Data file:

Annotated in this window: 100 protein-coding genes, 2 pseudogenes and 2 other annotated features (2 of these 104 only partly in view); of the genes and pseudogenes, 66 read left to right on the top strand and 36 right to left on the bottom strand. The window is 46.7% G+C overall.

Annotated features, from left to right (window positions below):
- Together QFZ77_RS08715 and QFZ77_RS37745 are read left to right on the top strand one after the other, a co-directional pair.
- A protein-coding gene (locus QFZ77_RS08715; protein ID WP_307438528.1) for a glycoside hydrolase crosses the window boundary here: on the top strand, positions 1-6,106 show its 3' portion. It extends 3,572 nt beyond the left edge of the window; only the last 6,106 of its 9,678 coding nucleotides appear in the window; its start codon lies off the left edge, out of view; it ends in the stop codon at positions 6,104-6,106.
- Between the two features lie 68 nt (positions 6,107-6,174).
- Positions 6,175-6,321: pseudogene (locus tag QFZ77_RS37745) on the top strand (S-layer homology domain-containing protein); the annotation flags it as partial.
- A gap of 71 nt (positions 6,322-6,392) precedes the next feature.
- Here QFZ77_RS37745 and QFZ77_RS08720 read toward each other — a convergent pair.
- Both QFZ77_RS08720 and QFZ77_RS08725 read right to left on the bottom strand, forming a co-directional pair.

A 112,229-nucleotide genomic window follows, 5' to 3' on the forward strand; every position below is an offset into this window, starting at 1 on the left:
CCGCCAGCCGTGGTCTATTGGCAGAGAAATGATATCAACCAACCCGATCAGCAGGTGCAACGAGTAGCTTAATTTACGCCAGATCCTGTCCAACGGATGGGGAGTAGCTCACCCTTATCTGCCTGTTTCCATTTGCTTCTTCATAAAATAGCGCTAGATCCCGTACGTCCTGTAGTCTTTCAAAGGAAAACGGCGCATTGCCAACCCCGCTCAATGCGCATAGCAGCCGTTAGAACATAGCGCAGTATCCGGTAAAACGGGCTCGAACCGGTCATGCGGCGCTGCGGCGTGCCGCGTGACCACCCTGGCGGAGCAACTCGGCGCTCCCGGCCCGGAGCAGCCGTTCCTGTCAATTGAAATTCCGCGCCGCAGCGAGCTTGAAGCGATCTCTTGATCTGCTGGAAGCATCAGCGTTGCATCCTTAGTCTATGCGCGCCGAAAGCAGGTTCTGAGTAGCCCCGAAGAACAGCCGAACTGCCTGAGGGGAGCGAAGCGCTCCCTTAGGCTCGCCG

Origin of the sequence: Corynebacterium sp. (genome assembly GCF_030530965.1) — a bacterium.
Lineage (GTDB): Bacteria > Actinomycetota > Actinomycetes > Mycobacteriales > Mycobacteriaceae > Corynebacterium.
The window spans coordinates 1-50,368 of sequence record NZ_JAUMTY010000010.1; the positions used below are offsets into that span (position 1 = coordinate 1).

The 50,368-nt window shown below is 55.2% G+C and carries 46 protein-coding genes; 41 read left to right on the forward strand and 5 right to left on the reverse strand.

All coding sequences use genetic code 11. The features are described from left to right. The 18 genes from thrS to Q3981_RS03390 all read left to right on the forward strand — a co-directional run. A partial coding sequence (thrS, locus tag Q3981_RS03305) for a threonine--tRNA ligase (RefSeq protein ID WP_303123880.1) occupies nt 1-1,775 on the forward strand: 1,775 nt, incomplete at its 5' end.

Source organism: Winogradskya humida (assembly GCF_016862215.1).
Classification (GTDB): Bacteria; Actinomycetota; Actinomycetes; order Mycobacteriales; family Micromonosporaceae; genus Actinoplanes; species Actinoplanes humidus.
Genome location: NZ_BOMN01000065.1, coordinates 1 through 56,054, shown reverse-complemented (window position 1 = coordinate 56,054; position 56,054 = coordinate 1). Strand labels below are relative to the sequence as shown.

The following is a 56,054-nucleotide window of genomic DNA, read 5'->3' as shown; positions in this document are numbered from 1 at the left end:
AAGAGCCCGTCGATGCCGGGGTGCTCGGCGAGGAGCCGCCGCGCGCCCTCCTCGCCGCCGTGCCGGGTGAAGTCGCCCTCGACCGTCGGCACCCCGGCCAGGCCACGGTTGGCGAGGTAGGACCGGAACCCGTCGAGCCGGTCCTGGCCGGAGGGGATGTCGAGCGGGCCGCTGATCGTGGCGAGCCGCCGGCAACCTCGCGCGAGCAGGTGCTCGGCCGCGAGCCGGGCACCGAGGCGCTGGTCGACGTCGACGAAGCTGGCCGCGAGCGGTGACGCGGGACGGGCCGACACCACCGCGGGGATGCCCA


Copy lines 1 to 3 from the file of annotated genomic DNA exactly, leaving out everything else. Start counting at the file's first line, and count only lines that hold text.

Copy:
Annotated in this window: 100 protein-coding genes, 2 pseudogenes and 2 other annotated features (2 of these 104 only partly in view); of the genes and pseudogenes, 66 read left to right on the top strand and 36 right to left on the bottom strand. The window is 46.7% G+C overall.

Annotated features, from left to right (window positions below):
- Together QFZ77_RS08715 and QFZ77_RS37745 are read left to right on the top strand one after the other, a co-directional pair.